The upland lawns, which hang at immense heights above the vale, next caught my attention. I was gazing alternately at them and the valley, when a long succession of light misty clouds, of strange fantastic shapes, issuing from a narrow gully between the rocks, passed on, like a solemn procession, over the hollow dale, midway between the stream that watered it below, and the summits of the cliffs on high. The tranquillity of the region, the verdure of the lawn, environed by girdles of flourishing wood, and the lowing of the distant herds, filled me with the most pleasing sensations. But when I lifted up my eyes to the towering cliffs, and beheld the northern sky streaming with ruddy light, and the long succession of misty forms hovering over the space beneath, they became sublime and awful. The dews which began to descend, and the vapours which were rising from every dell, reminded me of the lateness of the hour; and it was with great reluctance that I turned from the scene which had so long engaged my contemplation, and traversed slowly and silently the solitary meadows, over which I had hurried with such eagerness an hour ago. Hill appeared after hill, and hillock succeeded hillock, which I had passed unnoticed before. Sometimes I imagined myself following a different path from that which had brought me to the edge of the deep valley. Another moment, descending into the hollows between the hillocks that concealed the distant prospects from my sight, I fancied I had entirely mistaken my route, and expected every moment to be lost amongst the rude brakes and tangled thickets that skirted the eminences around. As the darkness increased, my situation became still more and more forlorn. I had almost abandoned the idea of reaching the convent; and whenever I gained any swelling ground, looked above, below, and on every side of me, in hopes of discovering some glimmering lamp which might indicate a hermitage, whose charitable possessor, I flattered myself, would direct me to the monastery. At length, after a tedious wandering along the hills, I found myself, unexpectedly, under the convent walls; and, as I was looking for the gate, the attendant lay-brothers came out with lights, in order to search for me; scarcely had I joined them, when the Coadjutor and the Secretary came forwards, with the kindest anxiety expressed their uneasiness at my long absence, and conducted me to my apartment, where Mr ----- was waiting, with no small degree of impatience; but I found not a word had been mentioned of my adventure with the hermit; so that, I believe, he strictly kept his vow till the day when the Carthusians are allowed to speak, and which happened after my departure. We had hardly supped before the gates of the convent were shut, a circumstance which disconcerted me not a little, as the full moon gleamed through the casements, and the stars sparkling above the forests of pines, invited me to leave my apartment again, and give myself up entirely to the spectacle they offered.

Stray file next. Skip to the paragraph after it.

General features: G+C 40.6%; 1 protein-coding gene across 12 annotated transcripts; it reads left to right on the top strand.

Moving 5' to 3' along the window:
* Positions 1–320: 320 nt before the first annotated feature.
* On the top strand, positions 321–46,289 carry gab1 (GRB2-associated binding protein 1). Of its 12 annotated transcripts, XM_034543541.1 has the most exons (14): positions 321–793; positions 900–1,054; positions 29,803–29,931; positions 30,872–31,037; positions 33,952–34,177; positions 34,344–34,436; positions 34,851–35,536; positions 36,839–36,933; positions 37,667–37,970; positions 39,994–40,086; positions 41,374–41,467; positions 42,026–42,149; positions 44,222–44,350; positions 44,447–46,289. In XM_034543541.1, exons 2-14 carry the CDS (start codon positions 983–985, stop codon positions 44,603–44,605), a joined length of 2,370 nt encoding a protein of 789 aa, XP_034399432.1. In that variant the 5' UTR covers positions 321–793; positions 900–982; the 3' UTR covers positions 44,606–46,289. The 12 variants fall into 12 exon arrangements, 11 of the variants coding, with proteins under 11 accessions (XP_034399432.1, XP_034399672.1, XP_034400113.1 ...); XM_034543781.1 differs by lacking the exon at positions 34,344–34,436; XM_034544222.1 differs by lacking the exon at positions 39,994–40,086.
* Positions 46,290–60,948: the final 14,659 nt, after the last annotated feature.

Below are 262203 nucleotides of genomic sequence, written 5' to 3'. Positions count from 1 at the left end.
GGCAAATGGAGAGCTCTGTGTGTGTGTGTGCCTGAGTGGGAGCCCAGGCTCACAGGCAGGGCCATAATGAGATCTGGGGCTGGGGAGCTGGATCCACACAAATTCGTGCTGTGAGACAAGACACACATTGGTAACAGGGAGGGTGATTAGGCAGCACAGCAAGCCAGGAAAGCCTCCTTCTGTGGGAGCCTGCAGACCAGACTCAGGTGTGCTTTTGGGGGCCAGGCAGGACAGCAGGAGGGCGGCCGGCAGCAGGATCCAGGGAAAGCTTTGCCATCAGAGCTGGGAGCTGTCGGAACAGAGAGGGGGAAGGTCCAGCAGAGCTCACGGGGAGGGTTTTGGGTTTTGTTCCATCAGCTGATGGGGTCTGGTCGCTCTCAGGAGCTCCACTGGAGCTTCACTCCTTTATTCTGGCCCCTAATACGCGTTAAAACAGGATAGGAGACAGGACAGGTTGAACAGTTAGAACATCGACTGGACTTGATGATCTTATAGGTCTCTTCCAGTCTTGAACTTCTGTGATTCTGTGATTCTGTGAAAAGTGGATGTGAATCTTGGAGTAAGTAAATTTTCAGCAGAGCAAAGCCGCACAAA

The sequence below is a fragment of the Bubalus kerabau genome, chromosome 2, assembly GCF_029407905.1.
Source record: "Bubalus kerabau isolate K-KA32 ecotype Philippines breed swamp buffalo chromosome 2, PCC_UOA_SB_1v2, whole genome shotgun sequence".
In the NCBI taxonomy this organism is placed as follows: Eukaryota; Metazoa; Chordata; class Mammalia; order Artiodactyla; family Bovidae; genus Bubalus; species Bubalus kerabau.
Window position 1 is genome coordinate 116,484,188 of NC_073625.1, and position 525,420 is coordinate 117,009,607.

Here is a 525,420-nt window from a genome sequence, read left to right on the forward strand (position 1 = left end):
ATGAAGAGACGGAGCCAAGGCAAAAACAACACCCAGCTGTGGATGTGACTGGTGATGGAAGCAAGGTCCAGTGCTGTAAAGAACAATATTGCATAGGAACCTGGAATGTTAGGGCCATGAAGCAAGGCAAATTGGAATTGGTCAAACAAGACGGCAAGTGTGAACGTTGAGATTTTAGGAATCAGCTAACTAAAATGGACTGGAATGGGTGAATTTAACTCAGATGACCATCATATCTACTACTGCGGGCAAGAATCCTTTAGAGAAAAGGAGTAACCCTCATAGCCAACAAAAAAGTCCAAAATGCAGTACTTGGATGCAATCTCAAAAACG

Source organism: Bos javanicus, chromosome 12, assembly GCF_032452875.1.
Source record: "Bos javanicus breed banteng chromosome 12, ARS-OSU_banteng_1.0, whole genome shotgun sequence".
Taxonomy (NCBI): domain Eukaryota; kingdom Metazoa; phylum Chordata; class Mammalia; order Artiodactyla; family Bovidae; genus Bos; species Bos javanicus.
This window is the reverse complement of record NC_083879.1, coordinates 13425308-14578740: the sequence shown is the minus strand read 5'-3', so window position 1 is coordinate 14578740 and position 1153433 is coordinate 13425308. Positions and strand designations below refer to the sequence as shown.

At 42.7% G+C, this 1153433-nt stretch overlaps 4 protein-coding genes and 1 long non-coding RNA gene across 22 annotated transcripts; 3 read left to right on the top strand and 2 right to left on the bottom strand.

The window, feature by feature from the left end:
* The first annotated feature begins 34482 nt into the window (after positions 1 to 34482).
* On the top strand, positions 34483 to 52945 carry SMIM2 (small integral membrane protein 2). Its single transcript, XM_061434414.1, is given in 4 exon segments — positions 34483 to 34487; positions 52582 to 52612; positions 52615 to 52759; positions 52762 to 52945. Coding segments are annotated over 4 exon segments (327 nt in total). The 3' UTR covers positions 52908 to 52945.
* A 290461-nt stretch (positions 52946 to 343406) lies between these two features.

The Coadjutor, perceiving that I was often looking earnestly through the windows, guessed my wishes, and calling the porter, ordered him to open the gates, and wait at them till my return. It was not long before I took advantage of this permission, and escaping from the courts and cloisters of the monastery, all hushed in stillness, ascended a green knoll, which several ancient pines marked with their fantastic shadows: there, leaning against one of their trunks, I lifted up my eyes to the awful barrier of surrounding mountains, discovered by the trembling silver light of the moon shooting directly on the woods which fringed their acclivities. The lawns, the vast woods, the steep descents, the precipices, the torrents, lay all extended beneath, softened by a pale blueish haze, that alleviated, in some measure, the stern prospect of the rocky promontories above, wrapped in dark shadows. The sky was of the deepest azure, innumerable stars were distinguished with unusual clearness from this elevation, many of which twinkled behind the fir-trees edging the promontories. White, grey, and darkish clouds came marching towards the moon, that shone full against a range of cliffs, which lift themselves far above the others. The hoarse murmur of the torrent, throwing itself from the distant wildernesses into the gloomy vales, was mingled with the blast that blew from the mountains. It increased. The forests began to wave, black clouds rose from the north, and, as they fleeted along, approached the moon, whose light they shortly extinguished. A moment of darkness succeeded; the gust was chill and melancholy; it swept along the desert, and then subsiding, the vapours began to pass away, and the moon returned; the grandeur of the scene was renewed, and its imposing solemnity was increased by her presence. Inspiration was in every wind. I followed some impulse which drove me to the summit of the mountains before me; and there, casting a look on the whole extent of wild woods and romantic precipices, thought of the days of St. Bruno. I eagerly contemplated every rock that formerly might have met his eyes; drank of the spring which tradition says he was wont to drink of; and ran to every pine, whose withered appearance bespoke the most remote antiquity, and beneath which, perhaps, the saint had reposed himself, when worn with vigils, or possessed with the sacred spirit of his institutions. It was midnight; the convent bell tolled; for the most solemn hour of prayer was arrived. I cannot, nor would I, attempt to unfold to you, in prose, half the strange things of which I thought, and which I seemed to see, during this wild excursion. However, I owe to it the poetical humour in which I composed the following lines, written, immediately on my return, in the Album of the fathers, during the stillest watch of night.